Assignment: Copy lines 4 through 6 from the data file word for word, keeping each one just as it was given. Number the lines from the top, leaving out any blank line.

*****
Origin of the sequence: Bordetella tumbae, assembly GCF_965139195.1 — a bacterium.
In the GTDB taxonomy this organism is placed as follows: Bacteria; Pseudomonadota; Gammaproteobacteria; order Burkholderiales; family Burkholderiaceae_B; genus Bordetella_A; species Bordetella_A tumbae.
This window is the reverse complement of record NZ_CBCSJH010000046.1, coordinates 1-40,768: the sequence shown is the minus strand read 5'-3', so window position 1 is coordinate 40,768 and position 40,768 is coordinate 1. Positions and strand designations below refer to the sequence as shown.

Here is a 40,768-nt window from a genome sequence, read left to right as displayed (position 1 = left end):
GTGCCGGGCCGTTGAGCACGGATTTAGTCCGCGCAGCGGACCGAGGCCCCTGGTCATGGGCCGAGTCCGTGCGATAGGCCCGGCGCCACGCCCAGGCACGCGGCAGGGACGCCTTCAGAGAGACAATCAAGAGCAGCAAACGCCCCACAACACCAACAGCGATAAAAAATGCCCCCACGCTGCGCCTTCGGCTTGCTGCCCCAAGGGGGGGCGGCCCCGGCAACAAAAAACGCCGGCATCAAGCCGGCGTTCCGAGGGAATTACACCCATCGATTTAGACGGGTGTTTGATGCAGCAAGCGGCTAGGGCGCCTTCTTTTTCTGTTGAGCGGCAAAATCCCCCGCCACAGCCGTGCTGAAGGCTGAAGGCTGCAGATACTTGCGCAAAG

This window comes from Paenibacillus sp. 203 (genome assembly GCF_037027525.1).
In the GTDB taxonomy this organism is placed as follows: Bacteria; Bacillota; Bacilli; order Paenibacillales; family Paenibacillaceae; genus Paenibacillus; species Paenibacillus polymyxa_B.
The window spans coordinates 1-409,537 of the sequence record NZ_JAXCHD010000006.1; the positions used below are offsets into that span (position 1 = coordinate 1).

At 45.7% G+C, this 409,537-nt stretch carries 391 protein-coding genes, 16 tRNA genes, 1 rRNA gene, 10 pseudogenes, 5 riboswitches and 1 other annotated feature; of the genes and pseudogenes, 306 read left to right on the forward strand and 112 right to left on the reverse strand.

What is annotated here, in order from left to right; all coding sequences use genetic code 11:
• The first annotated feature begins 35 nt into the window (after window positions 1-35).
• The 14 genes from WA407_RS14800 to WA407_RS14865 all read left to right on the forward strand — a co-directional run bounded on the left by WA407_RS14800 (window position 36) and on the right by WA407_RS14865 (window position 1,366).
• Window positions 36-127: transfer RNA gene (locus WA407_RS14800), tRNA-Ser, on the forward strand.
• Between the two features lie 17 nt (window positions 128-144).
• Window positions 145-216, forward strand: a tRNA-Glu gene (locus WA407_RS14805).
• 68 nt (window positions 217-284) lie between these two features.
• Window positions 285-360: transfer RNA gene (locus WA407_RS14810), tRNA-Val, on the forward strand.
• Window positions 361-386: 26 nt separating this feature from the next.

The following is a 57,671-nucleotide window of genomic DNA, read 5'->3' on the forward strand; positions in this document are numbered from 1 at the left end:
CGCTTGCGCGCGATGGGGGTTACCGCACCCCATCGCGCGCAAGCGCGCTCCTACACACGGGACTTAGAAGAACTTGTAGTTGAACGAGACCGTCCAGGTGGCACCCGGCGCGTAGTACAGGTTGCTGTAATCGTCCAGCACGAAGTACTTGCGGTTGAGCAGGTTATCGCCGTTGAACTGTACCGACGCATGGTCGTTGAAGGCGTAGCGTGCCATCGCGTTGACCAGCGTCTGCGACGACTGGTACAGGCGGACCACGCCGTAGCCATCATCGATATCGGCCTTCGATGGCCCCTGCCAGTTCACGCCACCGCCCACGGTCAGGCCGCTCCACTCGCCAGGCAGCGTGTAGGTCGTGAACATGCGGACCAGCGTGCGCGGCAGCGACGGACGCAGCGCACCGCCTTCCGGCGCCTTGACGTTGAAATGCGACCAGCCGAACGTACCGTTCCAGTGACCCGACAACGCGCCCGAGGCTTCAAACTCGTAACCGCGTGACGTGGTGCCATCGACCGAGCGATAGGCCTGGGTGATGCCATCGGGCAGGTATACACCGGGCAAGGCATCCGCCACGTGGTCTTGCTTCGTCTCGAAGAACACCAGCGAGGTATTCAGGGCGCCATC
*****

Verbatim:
Here is a 40,768-nt window from a genome sequence, read left to right as displayed (position 1 = left end):
GTGCCGGGCCGTTGAGCACGGATTTAGTCCGCGCAGCGGACCGAGGCCCCTGGTCATGGGCCGAGTCCGTGCGATAGGCCCGGCGCCACGCCCAGGCACGCGGCAGGGACGCCTTCAGAGAGACAATCAAGAGCAGCAAACGCCCCACAACACCAACAGCGATAAAAAATGCCCCCACGCTGCGCCTTCGGCTTGCTGCCCCAAGGGGGGGCGGCCCCGGCAACAAAAAACGCCGGCATCAAGCCGGCGTTCCGAGGGAATTACACCCATCGATTTAGACGGGTGTTTGATGCAGCAAGCGGCTAGGGCGCCTTCTTTTTCTGTTGAGCGGCAAAATCCCCCGCCACAGCCGTGCTGAAGGCTGAAGGCTGCAGATACTTGCGCAAAG

This window comes from Paenibacillus sp. 203 (genome assembly GCF_037027525.1).